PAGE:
Tohu Whenua “Name change better reflects programme meaning” (Heritage New Zeland Renames Landmarks Whenua Tohunga)




6 November2018

Name change better reflects programme meaning

 Tohu Whenua is the new name for a successful programme identifying and celebrating the significant historic and cultural places of Aotearoa.

“Tohu Whenua better reflects the programme’s increasingly national focus and meaning, replacing the original Landmarks Whenua Tohunga pilot name,” says Programme Manager Denise Stephens.

“Tohu Whenua acknowledges memories of the land, marking places made significant by our forebears and telling their stories.

“The initial pilot programme in Northland launched in late 2016 shows there is considerable pride taken by the selected sites, and this has been repeated in the second pilot programme launched in Otago in December 2017.

“Tohu Whenua is a better fit now that the programme has increased certainty as a nationwide marker of our heritage and history.

“We needed a name that was more appropriate than the original meaning of tohunga which can translate to one skilled in signs and marks.

“Now’s the right time to make the name change as the programme gathers momentum and we increase the promotion and appreciation of the Tohu Whenua.

“New Zealanders and international tourists are identifying and visiting these places, which is fantastic not only for the place, but also for the regional economy,” Denise Stephens says.

The name change coincides with the South Island’s West Coast selection as the third Tohu Whenua region, with a formal launch of chosen sites timed for early December 2018. A site selection process is being worked through.

“The West Coast is rich in history and heritage.  Early Māori sites, industrial sites reflecting the gold and coal mining activities, and other special buildings and places have made the selection process challenging, but enjoyable,” says Denise Stephens.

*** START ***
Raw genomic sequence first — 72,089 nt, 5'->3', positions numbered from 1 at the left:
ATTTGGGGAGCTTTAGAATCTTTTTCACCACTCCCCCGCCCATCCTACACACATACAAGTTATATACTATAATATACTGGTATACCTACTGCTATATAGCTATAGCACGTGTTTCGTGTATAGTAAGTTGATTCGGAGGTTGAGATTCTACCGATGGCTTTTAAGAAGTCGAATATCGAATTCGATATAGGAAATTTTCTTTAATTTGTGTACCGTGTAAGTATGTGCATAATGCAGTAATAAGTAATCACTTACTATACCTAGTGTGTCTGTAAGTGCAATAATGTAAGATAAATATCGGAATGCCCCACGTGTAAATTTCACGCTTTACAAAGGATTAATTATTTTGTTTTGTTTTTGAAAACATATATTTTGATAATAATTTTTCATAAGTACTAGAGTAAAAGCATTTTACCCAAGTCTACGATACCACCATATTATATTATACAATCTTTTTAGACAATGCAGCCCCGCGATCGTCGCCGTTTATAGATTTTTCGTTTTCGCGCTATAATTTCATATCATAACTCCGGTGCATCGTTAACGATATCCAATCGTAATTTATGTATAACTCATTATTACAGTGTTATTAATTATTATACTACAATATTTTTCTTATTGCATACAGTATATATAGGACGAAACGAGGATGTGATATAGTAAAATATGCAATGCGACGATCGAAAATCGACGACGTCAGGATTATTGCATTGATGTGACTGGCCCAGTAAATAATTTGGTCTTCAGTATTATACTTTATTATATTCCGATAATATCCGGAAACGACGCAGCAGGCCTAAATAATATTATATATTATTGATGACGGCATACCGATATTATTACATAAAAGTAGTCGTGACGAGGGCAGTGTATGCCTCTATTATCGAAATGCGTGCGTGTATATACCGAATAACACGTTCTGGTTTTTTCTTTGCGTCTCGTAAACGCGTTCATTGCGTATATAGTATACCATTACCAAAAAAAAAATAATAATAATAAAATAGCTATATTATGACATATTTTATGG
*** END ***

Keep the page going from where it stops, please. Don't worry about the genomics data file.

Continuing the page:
The programme, established in 2015, is delivered in partnership by Department of Conservation, Heritage New Zealand Pouhere Taonga, and Manatū Taonga Ministry for Culture and Heritage. These agencies were joined by the Ministry for Business, Innovation and Employment this year.



Denise Stephens

Programme Manager Tohu Whenua
Heritage New Zealand Pouhere Taonga
(m) 027 642 5592



Extra notes for media:

  • Northland Tohu Whenua sites are: Ruapekapeka Pā, Pompallier Mission and Printery, Cape Brett/Rākaumangamanga, Waitangi Treaty Grounds, Māngungu Mission, Rangihoua Heritage Park, Te Waimate Mission, Kororipo Heritage Park (Kororipo Pā, Rewa’s Village, Stone Store and Kemp House), Clendon House.
  • Otago Tohu Whenua sites are: TSS Earnslaw, Arrowtown, Bannockburn Sluicings, Kawarau Suspension Bridge, Otago Central Rail Trail, Hayes Engineering Works, Totara Estate, Historic Oamaru, The Taieri Gorge Railway, Olveston, Dunedin Railway Station and Larnach Castle.
  • Over time more sites will be added to the programme in consultation with the agencies, iwi and owners.
  • Funding for the programme comes from equal annual contributions of $130,000 of baseline funding from each of the participating agencies. In March 2018 the agencies agreed to commit $130,000 each per annum for the next three financial years (being a total of $1,560,000 from July 2018 to June 2021).
  • The partner agencies anticipate spending around $34,000 on signage changes and installation.

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